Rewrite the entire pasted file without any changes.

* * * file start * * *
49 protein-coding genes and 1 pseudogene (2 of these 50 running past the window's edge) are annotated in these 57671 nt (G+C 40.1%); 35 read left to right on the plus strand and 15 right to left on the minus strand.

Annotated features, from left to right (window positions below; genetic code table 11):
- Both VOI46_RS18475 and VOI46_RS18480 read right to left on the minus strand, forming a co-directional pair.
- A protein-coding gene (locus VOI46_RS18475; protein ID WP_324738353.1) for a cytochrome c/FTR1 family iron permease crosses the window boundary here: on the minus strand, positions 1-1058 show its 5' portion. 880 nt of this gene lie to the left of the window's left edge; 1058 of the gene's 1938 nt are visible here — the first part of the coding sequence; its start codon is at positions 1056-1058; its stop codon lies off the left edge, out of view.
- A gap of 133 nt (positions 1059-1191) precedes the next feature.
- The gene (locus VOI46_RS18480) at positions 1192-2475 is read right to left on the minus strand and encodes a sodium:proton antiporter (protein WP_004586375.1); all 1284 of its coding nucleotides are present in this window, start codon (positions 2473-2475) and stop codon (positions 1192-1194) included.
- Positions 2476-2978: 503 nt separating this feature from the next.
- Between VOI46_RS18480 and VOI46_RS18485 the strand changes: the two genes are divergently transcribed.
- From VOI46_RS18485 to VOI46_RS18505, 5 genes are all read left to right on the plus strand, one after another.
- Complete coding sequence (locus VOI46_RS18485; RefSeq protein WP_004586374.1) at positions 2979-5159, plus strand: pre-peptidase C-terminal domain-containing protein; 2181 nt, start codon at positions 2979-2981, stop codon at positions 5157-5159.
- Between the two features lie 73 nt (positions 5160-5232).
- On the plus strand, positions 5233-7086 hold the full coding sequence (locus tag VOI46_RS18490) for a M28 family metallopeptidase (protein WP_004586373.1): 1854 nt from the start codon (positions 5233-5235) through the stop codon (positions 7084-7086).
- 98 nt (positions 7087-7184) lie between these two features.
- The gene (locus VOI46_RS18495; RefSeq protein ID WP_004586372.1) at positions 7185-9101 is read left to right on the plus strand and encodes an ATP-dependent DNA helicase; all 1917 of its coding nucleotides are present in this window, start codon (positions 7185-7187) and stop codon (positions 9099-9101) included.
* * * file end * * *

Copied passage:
49 protein-coding genes and 1 pseudogene (2 of these 50 running past the window's edge) are annotated in these 57671 nt (G+C 40.1%); 35 read left to right on the plus strand and 15 right to left on the minus strand.

Annotated features, from left to right (window positions below; genetic code table 11):
- Both VOI46_RS18475 and VOI46_RS18480 read right to left on the minus strand, forming a co-directional pair.
- A protein-coding gene (locus VOI46_RS18475; protein ID WP_324738353.1) for a cytochrome c/FTR1 family iron permease crosses the window boundary here: on the minus strand, positions 1-1058 show its 5' portion. 880 nt of this gene lie to the left of the window's left edge; 1058 of the gene's 1938 nt are visible here — the first part of the coding sequence; its start codon is at positions 1056-1058; its stop codon lies off the left edge, out of view.
- A gap of 133 nt (positions 1059-1191) precedes the next feature.
- The gene (locus VOI46_RS18480) at positions 1192-2475 is read right to left on the minus strand and encodes a sodium:proton antiporter (protein WP_004586375.1); all 1284 of its coding nucleotides are present in this window, start codon (positions 2473-2475) and stop codon (positions 1192-1194) included.
- Positions 2476-2978: 503 nt separating this feature from the next.
- Between VOI46_RS18480 and VOI46_RS18485 the strand changes: the two genes are divergently transcribed.
- From VOI46_RS18485 to VOI46_RS18505, 5 genes are all read left to right on the plus strand, one after another.
- Complete coding sequence (locus VOI46_RS18485; RefSeq protein WP_004586374.1) at positions 2979-5159, plus strand: pre-peptidase C-terminal domain-containing protein; 2181 nt, start codon at positions 2979-2981, stop codon at positions 5157-5159.
- Between the two features lie 73 nt (positions 5160-5232).
- On the plus strand, positions 5233-7086 hold the full coding sequence (locus tag VOI46_RS18490) for a M28 family metallopeptidase (protein WP_004586373.1): 1854 nt from the start codon (positions 5233-5235) through the stop codon (positions 7084-7086).
- 98 nt (positions 7087-7184) lie between these two features.
- The gene (locus VOI46_RS18495; RefSeq protein ID WP_004586372.1) at positions 7185-9101 is read left to right on the plus strand and encodes an ATP-dependent DNA helicase; all 1917 of its coding nucleotides are present in this window, start codon (positions 7185-7187) and stop codon (positions 9099-9101) included.